With the transformation of the means of production into collective property the monogamous family ceases to be the economic unit of society. The private household changes to a social industry. The care and educatlon of children become a public matter. Society cares equally well for all children, legal or illegal. This removes the care about the “consequences” which now forms the essential social factor—moral and economic—hindering a girl to surrender unconditionally to the beloved man. Will not this be sufficient cause for a gradual rise of a more unconventional intercourse of the sexes and a more lenient public opinion regarding virgin honor and female shame? And finally, did we not see that in the modern world monogamy and prostitution, though antitheses, are inseparable and poles of the same social condition? Can prostitution disappear without engulfing at the same time monogamy?
Friedrich Engels, The Origin of the Family
Adrienne Royer at The Federalist, nails it:
The appeal of the show comes from the surprising normalcy and likability of the family. The men might dress like the cast of Easy Rider, hunt almost daily, and make millions in their business, but the show emphasizes the Real America part of their lives rather than only focusing on the cast as developing celebrities. The conflicts on the show emerge from issues average Americans face: helping your parents with their will, teaching your kids to drive, losing weight for your high school reunion, sibling rivalry among brothers, and struggling to find the right Christmas present for your wife. Ask any fan why they love the show, and you’re likely to hear, “The Robertsons remind me of my own family.”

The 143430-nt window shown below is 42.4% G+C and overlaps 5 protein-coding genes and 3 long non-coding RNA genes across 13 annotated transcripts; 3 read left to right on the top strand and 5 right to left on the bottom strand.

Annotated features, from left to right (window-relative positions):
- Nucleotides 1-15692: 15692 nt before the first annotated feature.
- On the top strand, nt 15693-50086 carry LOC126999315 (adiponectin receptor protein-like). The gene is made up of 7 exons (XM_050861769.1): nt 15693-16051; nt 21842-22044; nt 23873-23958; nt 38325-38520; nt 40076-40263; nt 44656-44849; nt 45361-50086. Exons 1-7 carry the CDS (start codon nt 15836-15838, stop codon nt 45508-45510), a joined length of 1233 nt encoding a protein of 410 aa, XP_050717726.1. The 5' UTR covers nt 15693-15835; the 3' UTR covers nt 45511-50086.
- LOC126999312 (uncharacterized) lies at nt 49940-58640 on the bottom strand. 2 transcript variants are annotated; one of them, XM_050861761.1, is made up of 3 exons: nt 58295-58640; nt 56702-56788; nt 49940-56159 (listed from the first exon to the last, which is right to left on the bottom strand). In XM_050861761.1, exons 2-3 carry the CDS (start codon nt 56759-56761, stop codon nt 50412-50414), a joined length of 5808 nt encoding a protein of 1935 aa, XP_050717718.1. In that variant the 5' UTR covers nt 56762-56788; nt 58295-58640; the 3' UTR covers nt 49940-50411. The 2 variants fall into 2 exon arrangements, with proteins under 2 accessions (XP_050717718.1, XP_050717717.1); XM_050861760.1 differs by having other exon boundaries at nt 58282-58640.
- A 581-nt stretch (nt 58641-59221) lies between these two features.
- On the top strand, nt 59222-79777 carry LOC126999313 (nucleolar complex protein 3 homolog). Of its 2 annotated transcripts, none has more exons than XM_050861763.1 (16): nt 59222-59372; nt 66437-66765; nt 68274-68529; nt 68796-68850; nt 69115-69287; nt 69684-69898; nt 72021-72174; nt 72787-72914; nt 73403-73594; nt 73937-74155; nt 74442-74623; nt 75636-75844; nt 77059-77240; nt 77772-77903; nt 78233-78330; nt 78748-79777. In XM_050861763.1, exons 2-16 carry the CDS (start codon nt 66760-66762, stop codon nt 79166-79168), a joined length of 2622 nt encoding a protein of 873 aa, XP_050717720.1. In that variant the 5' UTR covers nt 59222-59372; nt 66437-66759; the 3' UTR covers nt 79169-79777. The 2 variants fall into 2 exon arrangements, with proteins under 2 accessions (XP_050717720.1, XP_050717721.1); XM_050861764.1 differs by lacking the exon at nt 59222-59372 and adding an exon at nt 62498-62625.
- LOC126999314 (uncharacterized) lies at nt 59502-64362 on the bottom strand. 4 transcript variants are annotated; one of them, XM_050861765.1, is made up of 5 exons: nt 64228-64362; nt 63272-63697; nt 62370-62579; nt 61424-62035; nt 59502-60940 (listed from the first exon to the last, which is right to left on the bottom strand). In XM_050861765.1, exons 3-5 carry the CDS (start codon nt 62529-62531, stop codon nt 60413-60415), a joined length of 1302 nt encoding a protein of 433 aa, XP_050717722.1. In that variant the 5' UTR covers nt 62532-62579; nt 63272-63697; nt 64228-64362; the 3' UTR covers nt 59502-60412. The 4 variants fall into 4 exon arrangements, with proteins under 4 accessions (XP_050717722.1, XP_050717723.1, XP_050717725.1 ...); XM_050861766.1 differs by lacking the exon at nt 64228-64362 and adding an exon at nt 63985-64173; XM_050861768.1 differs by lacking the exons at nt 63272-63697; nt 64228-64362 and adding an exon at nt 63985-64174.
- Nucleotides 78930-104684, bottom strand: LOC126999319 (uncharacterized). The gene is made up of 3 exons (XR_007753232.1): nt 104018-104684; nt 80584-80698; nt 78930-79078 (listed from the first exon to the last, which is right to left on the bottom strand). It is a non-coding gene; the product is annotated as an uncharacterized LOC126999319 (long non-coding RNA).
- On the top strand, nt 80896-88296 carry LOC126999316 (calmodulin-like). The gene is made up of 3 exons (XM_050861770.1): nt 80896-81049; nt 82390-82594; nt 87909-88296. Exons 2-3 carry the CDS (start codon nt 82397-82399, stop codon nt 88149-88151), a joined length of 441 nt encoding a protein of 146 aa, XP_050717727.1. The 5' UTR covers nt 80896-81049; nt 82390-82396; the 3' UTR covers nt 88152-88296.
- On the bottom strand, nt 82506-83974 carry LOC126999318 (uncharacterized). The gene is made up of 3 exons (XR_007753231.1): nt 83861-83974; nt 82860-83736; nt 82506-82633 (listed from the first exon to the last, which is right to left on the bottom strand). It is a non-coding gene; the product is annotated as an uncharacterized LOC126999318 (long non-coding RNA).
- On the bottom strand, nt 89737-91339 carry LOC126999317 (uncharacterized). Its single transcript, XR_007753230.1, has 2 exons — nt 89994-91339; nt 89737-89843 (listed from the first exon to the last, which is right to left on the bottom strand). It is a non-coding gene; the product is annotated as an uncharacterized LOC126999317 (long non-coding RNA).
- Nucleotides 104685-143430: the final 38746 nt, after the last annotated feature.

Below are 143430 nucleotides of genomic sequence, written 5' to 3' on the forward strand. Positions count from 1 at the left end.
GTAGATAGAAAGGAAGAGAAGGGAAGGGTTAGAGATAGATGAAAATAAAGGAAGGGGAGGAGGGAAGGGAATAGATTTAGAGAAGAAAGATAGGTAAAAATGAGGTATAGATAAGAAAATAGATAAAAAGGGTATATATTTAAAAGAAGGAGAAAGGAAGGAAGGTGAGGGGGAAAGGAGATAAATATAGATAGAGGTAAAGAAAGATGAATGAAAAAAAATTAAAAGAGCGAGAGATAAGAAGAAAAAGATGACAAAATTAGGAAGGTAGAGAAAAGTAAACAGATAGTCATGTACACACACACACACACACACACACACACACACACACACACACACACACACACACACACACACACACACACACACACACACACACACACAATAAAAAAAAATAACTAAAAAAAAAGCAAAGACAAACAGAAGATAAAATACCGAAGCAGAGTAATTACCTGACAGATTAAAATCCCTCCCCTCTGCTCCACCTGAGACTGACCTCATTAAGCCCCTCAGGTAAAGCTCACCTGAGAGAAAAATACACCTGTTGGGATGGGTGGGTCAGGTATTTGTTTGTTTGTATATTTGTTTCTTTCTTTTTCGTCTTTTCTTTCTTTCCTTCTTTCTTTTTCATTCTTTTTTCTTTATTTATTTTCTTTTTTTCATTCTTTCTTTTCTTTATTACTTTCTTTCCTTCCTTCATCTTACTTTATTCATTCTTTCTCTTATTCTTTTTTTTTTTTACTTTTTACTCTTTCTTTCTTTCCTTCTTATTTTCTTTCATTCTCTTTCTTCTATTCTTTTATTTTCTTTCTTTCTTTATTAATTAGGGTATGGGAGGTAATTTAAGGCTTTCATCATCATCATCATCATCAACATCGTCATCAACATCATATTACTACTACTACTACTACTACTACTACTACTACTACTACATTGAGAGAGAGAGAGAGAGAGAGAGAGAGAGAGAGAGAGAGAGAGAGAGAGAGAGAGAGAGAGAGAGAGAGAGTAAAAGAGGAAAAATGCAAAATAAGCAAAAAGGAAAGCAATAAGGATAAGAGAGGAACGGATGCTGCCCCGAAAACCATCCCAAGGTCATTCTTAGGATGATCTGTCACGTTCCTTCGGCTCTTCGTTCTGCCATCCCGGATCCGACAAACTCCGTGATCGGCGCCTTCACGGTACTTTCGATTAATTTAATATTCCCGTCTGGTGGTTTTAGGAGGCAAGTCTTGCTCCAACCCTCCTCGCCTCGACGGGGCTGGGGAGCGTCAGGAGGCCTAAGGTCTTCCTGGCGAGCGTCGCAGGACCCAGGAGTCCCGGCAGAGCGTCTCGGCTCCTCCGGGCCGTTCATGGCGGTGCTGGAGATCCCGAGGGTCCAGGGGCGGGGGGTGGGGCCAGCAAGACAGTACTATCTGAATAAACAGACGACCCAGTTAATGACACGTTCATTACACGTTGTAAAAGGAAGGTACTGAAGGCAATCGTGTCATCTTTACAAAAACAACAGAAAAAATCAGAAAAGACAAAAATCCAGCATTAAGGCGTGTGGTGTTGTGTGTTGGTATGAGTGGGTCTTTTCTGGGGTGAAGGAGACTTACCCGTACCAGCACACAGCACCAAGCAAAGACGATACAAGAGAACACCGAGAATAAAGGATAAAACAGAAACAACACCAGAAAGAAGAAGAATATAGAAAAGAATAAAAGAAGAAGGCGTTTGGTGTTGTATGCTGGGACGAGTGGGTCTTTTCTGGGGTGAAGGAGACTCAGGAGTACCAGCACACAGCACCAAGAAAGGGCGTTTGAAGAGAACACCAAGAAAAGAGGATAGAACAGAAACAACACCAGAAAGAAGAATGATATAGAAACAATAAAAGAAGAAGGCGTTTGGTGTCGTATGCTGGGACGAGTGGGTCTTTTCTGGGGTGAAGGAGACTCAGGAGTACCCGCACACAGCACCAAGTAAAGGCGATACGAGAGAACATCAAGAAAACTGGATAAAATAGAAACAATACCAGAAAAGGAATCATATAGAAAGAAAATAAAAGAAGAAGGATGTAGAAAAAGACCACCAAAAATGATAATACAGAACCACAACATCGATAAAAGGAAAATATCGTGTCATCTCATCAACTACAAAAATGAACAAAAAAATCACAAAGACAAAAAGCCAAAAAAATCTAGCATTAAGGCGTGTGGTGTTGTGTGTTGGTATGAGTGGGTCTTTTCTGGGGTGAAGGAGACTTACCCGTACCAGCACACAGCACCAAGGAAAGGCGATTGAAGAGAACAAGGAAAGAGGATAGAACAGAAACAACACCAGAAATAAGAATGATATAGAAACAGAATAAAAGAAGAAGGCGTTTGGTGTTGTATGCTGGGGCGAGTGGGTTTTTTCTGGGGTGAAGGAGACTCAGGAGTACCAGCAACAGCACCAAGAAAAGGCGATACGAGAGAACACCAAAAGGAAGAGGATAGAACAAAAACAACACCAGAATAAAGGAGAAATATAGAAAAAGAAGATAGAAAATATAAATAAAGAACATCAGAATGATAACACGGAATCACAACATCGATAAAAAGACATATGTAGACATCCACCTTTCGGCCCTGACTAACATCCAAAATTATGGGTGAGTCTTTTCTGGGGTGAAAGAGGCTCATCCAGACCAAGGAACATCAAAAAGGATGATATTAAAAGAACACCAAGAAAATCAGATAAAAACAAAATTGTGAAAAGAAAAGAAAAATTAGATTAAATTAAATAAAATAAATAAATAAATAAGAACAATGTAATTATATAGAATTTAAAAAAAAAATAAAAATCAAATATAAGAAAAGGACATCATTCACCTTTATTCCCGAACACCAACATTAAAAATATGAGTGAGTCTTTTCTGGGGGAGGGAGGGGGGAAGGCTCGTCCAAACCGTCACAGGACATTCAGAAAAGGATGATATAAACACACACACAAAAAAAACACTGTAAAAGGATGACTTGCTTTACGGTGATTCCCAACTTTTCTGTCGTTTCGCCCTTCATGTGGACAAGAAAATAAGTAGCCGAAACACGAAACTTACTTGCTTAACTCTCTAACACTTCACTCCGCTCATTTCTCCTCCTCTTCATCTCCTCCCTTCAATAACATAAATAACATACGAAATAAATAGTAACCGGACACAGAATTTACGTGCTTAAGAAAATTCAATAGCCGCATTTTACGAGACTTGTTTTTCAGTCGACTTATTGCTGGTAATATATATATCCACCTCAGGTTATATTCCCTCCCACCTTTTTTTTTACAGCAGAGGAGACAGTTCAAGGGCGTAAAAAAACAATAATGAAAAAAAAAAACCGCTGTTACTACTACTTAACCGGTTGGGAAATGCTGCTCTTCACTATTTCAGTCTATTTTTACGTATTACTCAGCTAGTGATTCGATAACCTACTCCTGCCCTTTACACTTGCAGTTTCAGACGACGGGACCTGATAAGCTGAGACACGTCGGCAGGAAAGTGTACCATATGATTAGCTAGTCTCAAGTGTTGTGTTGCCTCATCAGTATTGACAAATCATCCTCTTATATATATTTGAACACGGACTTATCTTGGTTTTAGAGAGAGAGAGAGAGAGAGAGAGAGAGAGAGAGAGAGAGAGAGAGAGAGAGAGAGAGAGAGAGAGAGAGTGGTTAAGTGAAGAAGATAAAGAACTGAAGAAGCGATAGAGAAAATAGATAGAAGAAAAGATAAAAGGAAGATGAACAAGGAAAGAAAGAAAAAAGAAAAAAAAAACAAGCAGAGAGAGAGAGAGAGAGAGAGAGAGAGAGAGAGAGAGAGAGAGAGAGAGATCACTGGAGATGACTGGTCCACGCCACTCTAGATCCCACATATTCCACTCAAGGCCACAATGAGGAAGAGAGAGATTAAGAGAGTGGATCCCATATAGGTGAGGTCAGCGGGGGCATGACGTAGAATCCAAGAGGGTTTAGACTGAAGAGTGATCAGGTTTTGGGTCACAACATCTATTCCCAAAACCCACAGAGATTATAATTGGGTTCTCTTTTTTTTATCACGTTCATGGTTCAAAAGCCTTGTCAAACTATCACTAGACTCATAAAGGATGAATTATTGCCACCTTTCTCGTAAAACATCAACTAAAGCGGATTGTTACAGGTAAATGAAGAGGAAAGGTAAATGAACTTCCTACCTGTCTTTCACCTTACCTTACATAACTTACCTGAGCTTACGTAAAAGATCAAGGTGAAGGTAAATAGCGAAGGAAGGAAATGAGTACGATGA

This is the odd thing about current reactions to the show from those who don’t typically watch it. While the Duggars preach and Sarah Palin shoots in the wilds of Alaska, their actions seem calculated to make a political or religious point. By comparison, the Robertson’s Christian faith is just one component of the show. Like many Americans, the lives of the Robertsons revolve around their church, kids’ activities, work and family get-togethers. Because of their honesty about struggles with alcoholism, drugs and overcoming poverty, the Robertsons demonstrate that it is possible to have a close, traditional family unit in modern times without relying on government handouts.
The threat of the Robertsons isn’t in Phil’s politically incorrect comments. The threat is that this family has figured out how right-wing politics and Evangelical Christianity can influence pop culture without being the punch line or the bad guy. While the left has spent decades making conservatives look like idiots and Christians look like bigots, Duck Dynasty reminds average Americans that these views are mainstream. The left is alerted but will those on the right take advantage of what the Robertsons have created?
Go here to read the rest. It is no accident, as the Marxists used to say, that “family” is almost always attacked by the forces of the left. To those who worship the power of the State to reshape stubborn humanity, the family is a retrograde force to be brought to heel and destroyed, neutered or redefined. Weaken the family and call for ever increasing State power to “solve” the problems caused by a weakened family! Brilliant and utterly evil.